The Chinese To Buy America’s Pork: Shuanghui Group Agreed To Acquire Smithfield Foods For About $4.7 BILLION

Flashback:


Remember the 16,000 dead pigs found in Shanghai’s Huangpu river?

China Pulls 1,000 Dead DUCKS From Sichuan River:

The news comes as the toll of dead pigs pulled from Shanghai’s Huangpu river passed 16,000.

So the conditions under which our food is produced …

@Amazon.com: Eating Animals

… will certainly not improve.

Bon appétit!


China’s Shuanghui to Buy Smithfield Foods (Wall Street Journal, May 29, 2013):

Chinese meat producer Shuanghui Group agreed to acquire Smithfield Foods Inc. for about $4.7 billion, striking what would be the largest takeover of a U.S. company by a Chinese buyer—should it get past what is likely to be heavy regulatory scrutiny.

Shuanghui agreed to pay $34 per share for Smithfield, the world’s largest hog farmer and pork processor, marking a 31% premium to Smithfield’s Tuesday closing price of $25.97. Including debt, the deal values Smithfield at $7.1 billion.

Smithfield owns an array of household names, including Armour, Farmland and Healthy Ones, and is sold in 12 countries, according to its website. The company’s shares soared 33% to $34.50 in pre-market trading after The Wall Street Journal reported the potential deal.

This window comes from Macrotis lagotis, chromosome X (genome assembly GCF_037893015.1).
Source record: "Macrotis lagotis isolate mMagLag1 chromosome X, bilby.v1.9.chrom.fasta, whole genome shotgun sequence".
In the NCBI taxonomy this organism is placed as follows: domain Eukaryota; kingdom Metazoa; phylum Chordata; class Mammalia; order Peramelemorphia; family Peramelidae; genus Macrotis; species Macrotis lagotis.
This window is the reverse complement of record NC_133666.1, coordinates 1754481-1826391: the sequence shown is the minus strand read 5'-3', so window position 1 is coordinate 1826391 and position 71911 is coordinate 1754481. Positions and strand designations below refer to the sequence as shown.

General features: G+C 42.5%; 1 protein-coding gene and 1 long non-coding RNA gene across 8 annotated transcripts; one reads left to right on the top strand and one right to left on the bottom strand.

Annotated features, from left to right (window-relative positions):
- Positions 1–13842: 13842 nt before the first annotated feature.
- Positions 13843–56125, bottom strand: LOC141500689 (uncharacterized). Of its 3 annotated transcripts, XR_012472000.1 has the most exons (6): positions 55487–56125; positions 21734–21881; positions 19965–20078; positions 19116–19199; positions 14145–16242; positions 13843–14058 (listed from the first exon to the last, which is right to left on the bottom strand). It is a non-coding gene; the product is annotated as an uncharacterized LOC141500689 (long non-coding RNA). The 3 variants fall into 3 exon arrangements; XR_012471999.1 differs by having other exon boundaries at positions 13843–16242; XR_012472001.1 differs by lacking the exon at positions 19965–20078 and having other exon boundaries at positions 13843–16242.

The deal comes on the heels of agitation from a large Smithfield shareholder, Continental Grain Co., to split the company up.

The move by Shuanghui, a company also known as Shineway, would be the biggest takeover of a U.S. company by a Chinese company, according to data compiled by Dealogic, regardless of whether the debt is included in the value. That makes it a landmark development in China’s effort to expand beyond its shores as its vast economy booms.

But the country and its companies have often been thwarted in their quest to strike foreign takeover deals in the past—most notably oil company Cnooc Ltd.’s effort in 2005 to buy Unocal Corp. for $18.5 billion—amid fears that they could jeopardize U.S. national security.

Food-security issues could also complicate matter, in light of recent cases of contamination of Chinese meat supply from a bird-flu outbreak there. In the press release confirming the deal, the companies stressed they would “retain world-leading food safety and quality control standards.”

The deal is subject to review by the Committee on Foreign Investment in the United States, the companies said Wednesday. Indeed, the Smithfield, Va.-based company’s board of directors insisted that the deal be structured with a reverse breakup fee that would trigger a payment from the Chinese firm to Smithfield in the event that it falls apart due to regulatory issues, a person familiar with the deal said.

Founded in 1936, Smithfield had a market capitalization of $3.6 billion as of Tuesday’s close.

Shuanghui International Holdings Ltd., based in Henan province in central China, is the majority shareholder of China’s largest meat processor, Henan Shuanghui Investment & Development Co., which is publicly listed in the Chinese city of Shenzhen. Shuanghui sells products under the English name Shineway.